Researchers at the Robert Koch Institute in Germany examined the lungs of a patient who died of measles in 1912 and concluded that the virus was not 1,000 years old, as previously assumed but almost 2500.
Measles, a highly contagious disease, was responsible for 140,000 deaths worldwide in 2018, according to new estimates by the World Health Organization (WHO) and the American Centers for Disease Control and Prevention (CDC).
Although there is still no cure, measles is far from being a new disease: it is said to be even older than Jesus Christ! A new study by virologists at the Robert Koch Institute in Berlin underlines this fact. In the journal Science, they explain that they have discovered that the virus does not originate from the late 9th century as previously assumed but from around 528 BC.
The emergence of cities Played a big role in the spread of measles
How could there be such a huge discrepancy, of more than 1,000 years? They first questioned the first description of measles, which goes back to a 10th-century Persian text: “Old medical texts are not a very accurate source of information. Clinical descriptions are very incomplete and it is difficult to distinguish whether an author is talking about measles, smallpox, or any other disease,” said Sébastien Calvignac-Spencer, a virologist at the Robert Koch Institute, who is quoted in Le Figaro.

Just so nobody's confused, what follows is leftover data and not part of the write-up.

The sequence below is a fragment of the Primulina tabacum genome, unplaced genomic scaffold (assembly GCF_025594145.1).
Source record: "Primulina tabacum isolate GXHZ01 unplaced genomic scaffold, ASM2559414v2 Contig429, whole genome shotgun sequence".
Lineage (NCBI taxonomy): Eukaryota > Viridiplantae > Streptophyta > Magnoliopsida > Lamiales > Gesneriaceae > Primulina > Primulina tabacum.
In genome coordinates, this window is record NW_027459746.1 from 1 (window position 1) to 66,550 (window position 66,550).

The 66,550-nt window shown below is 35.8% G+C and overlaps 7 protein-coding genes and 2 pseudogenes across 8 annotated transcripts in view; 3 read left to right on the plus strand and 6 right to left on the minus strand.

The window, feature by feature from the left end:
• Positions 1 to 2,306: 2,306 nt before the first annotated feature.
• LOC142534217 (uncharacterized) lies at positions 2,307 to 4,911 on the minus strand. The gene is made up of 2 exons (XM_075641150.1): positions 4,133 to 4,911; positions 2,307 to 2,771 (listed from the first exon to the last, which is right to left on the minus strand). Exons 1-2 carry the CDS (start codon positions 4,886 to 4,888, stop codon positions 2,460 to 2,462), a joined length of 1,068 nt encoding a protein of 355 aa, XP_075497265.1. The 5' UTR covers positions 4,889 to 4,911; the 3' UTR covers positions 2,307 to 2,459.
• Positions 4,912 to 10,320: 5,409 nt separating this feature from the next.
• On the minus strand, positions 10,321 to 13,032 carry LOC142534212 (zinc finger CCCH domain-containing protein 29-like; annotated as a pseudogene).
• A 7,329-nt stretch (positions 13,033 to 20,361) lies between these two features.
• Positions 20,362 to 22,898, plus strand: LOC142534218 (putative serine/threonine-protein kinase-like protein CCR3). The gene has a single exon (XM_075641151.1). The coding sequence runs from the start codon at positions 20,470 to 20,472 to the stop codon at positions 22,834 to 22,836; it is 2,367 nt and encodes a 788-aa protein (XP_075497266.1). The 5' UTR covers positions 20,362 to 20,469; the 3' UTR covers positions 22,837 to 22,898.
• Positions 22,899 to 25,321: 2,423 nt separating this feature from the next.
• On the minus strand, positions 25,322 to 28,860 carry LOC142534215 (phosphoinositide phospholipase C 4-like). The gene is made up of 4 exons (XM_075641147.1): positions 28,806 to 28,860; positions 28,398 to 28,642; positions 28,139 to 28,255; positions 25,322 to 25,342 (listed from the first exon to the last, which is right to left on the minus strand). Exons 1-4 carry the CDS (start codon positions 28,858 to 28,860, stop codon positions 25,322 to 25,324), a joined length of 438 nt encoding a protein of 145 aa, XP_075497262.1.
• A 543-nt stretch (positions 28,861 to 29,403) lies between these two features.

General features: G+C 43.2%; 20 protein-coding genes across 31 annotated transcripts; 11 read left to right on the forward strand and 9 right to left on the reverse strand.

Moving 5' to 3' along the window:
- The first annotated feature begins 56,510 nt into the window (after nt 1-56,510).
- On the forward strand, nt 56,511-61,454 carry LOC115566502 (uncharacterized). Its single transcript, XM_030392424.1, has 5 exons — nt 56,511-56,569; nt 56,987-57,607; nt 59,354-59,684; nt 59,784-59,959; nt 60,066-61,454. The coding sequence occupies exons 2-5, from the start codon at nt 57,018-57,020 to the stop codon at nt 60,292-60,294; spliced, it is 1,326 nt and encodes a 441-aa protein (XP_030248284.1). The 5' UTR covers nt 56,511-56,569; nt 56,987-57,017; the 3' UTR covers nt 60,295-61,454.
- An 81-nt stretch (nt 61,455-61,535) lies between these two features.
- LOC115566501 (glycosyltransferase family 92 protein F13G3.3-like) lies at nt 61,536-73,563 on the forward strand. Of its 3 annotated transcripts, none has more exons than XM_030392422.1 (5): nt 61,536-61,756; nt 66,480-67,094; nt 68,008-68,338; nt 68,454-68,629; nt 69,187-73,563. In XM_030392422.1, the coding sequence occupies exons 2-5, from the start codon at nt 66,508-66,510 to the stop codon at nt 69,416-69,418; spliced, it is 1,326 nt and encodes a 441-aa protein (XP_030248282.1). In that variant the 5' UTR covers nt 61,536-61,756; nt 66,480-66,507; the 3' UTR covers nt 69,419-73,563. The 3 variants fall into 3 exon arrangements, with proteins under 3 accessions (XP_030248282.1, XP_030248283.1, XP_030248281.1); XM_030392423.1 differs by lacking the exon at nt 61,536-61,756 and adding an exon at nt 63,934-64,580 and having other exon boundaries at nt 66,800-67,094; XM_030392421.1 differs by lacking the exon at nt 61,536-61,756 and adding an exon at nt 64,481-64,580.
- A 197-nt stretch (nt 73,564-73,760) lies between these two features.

Derived from rinderpest (also known as cattle plague or steppe murrain), with which it shares many similarities, measles is believed to have indeed occurred more than 2,500 years ago, when large cities with hundreds of thousands of inhabitants were built, particularly in China, India, North Africa, and Europe. This has allowed the virus to circulate for hundreds of years without ever reaching an impasse in which it runs out of new subjects to infect.
It was the lung collection of the Berlin Museum of Medical History that led the virologists on this path. They analyzed the lungs of a two-year-old girl who died of measles in 1912. To date, this is the oldest measles virus genome ever analyzed. The researchers were able to reconstruct the phylogenetic tree of the virus by comparing it with the genomes of other viruses and modern animal viruses. “Measles probably spread from animals to humans several times,” says Sebastian Duchêne, co-author of the paper. Until the 1990s, it could eventually only infect humans and cause major epidemics.